Esophageal Cancer Case Study 02


Clinical History
57-year-old male patient initially presented to his primary care physician with a history of dysphagia and difficulty in swallowing. Subsequent evaluation including laparoscopy, biopsy, bronchoscopy and esophagogastroduodenoscopy showed that the patient had a mass at the gastroesophageal junction. The patient underwent a transhiatal esophagogastrectomy for carcinoma.

Imaging Findings
NUCLEAR MEDICINE PET/CT SCAN
STATED REASON FOR REQUEST: Restaging colorectal cancer
TECHNIQUE: Emission scanning from the neck through the pelvis was obtained approximately one hour post injection. Images were reconstructed with and without attenuation correction using the CT attenuation coefficients from the corresponding CT portion of the exam.
BLOOD GLUCOSE: 111 mg/dL.


Fig. 1


Fig. 2

PET/CT FINDINGS: There was a focal area of very intense increased uptake of radiopharmaceutical in the left subclavicular or subpectoral area corresponding to an area of subcentimeter lymph node in that area (Fig. 1). There was an area of moderately increased uptake in the posterior portion of the esophagus at the mid thoracic level. There were multiple foci of moderate to intense increased uptake of radiopharmaceutical in the aortocaval, mesenteric, peripancreatic, and portocaval areas corresponding to nodes in those areas. There was a large area of intense increased uptake with central photopenia in the right lobe of the liver corresponding to a large low density liver lesion (Fig. 2).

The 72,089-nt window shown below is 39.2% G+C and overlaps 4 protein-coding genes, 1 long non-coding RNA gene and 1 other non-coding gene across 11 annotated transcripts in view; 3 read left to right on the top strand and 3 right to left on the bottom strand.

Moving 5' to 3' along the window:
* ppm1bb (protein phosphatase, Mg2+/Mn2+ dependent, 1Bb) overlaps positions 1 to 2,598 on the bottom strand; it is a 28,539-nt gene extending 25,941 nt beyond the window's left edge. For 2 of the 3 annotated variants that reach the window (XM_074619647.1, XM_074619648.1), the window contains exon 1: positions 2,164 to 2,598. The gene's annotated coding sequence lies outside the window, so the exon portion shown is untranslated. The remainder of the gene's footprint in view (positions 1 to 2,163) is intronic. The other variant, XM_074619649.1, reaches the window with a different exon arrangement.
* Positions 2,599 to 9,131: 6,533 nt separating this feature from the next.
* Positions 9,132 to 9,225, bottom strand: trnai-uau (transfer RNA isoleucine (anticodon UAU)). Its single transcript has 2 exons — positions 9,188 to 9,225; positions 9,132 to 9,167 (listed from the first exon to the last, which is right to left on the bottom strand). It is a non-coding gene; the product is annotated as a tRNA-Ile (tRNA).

Diagnosis
The PET/CT scan revealed multiple areas of increased radiopharmaceutical uptake consistent with recurrent or residual malignancy.

Discussion
This patient had surgical resection for his initial esophageal cancer. Follow-up after the initial resection with multimodality imaging demonstrated metastatic disease, but the combined PET/CT scan elicited a number of additional small metastatic lesions that were not seen on CT alone. This patient was subsequently managed with chemotherapy and is one of the few patients with esophageal cancer who actually had a good long-term response to chemotherapy.

Data courtesy of Dr. Todd Blodgett, University of Pittsburgh Medical Center, Pittsburgh, PA, USA

* Any of the protocols presented herein are for informational purposes and are not meant to substitute for clinician judgment in how best to use any medical devices. It is the clinician that makes all diagnostic determinations based upon education, learning and experience.